I discovered a neat iPhone application called Videolicious. It’s simple and easy to use and can be used to create videos. The nice thing about the Videolicious website is they have a Video Recipe section that lays out the steps involved in making various types of videos. They include Creating a Video about a Social Activity, Sensitive Subject Matters, Protest Movement, Breaking News Story, Tattoos and etc. The Videolicious application can be downloaded to any iPhone or iPad in seconds. Once the application is downloaded, an array of videos can be created within a matter of minutes.

I would use Videolicious in the ESL classroom for various projects because of the positive learning implications for students. For lower level students, I would use it to create short videos such as a simple news story. For example, where students would have to use the past tense to present the news story. I could give each group a different news story, have them make a video each (in teams). On the other hand, I could have higher level students make videos on sensitive subject matters as a means of a debate. A subject and side (i.e. legalizing marijuana) could be given to students in small groups and they would have to create a video for the side against legalization of marijuana while another group would do the side supporting the legalization of marijuana. Of course, giving out a variety of topics with sides for and against.

If Videolicious is used as a supplementary resource to complete a project task it means that students will develop skills such as, planning, critical thinking and creativity from project-based learning and remain motivated by the fact that they will end up with a finished product that will be viewed by others (i.e. other students in the class, other students in the school, or the whole world if it is uploaded on social media). As confirmed in an edutopia blog, Why Is Project-Based Learning Important?, project-based learning helps students build the necessary skills to live in a knowledge-based, technological society.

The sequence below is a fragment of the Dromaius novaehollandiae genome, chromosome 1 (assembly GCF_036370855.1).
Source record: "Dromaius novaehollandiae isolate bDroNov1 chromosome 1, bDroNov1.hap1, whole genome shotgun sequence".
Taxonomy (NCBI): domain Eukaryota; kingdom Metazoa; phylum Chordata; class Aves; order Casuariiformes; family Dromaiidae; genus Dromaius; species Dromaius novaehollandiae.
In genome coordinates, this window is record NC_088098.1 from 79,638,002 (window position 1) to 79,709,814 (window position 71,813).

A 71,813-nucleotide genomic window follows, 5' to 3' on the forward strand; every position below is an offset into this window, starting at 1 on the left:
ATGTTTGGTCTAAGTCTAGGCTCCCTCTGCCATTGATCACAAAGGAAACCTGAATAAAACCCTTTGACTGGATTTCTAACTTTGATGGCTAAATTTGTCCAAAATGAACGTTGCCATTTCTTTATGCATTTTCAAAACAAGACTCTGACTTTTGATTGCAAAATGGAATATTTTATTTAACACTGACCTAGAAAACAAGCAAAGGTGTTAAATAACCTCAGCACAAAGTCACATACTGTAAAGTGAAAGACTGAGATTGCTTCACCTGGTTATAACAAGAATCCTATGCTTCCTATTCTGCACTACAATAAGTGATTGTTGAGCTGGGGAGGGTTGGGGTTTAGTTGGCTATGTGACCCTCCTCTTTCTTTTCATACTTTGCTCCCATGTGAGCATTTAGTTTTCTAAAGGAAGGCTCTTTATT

Another idea I envision is inspired by an outdoor scavenger hunt I once did with two Secondary Two Enriched English classes where each class was divided into teams of three. While teams walked around a residential neighbourhood and using a list (scavenger hunt) with various house and yard vocabulary (i.e. a house with a bay window, a house made of stone, a bungalow, a yard with a trellis, etc.), they had to take photos as evidence that they both understood and found an example of each item on the list. It was an exciting and motivating activity for the students. However, I think integrating the use of Videolicious could add more value and more effective learning outcomes for the students if they were asked to make a video showing their photos with commentary linked to each item on their lists. In reference to Ruben R. Puentedura’s SMAR Classification, this type of activity would be considered Redefinition, whereby this type of technology allows for the creation of new tasks, previously inconceivable. Further, as noted on Bow Valley College’s ESL Literacy Network website, using authentic materials can provide many benefits to ESL learners’ including increased confidence using the target language, motivation, help learners transfer their literacy skills from from familiar formats to a variety of other formats, prepare learners for real-world encounters they may have, and support learners’ transition and integration into the world outside the classroom. The video could also be submitted as their assignment and evaluated.  As stated in John Orlando’s (PhD, Teaching with Technology) blog,  Ask Your Students to Create Videos to Demonstrate Learning, while traditional writing assignments are appropriate for many types of assessments, there is no law requiring it for all assessments. Thus, a video can be an innovative alternative to be evaluated.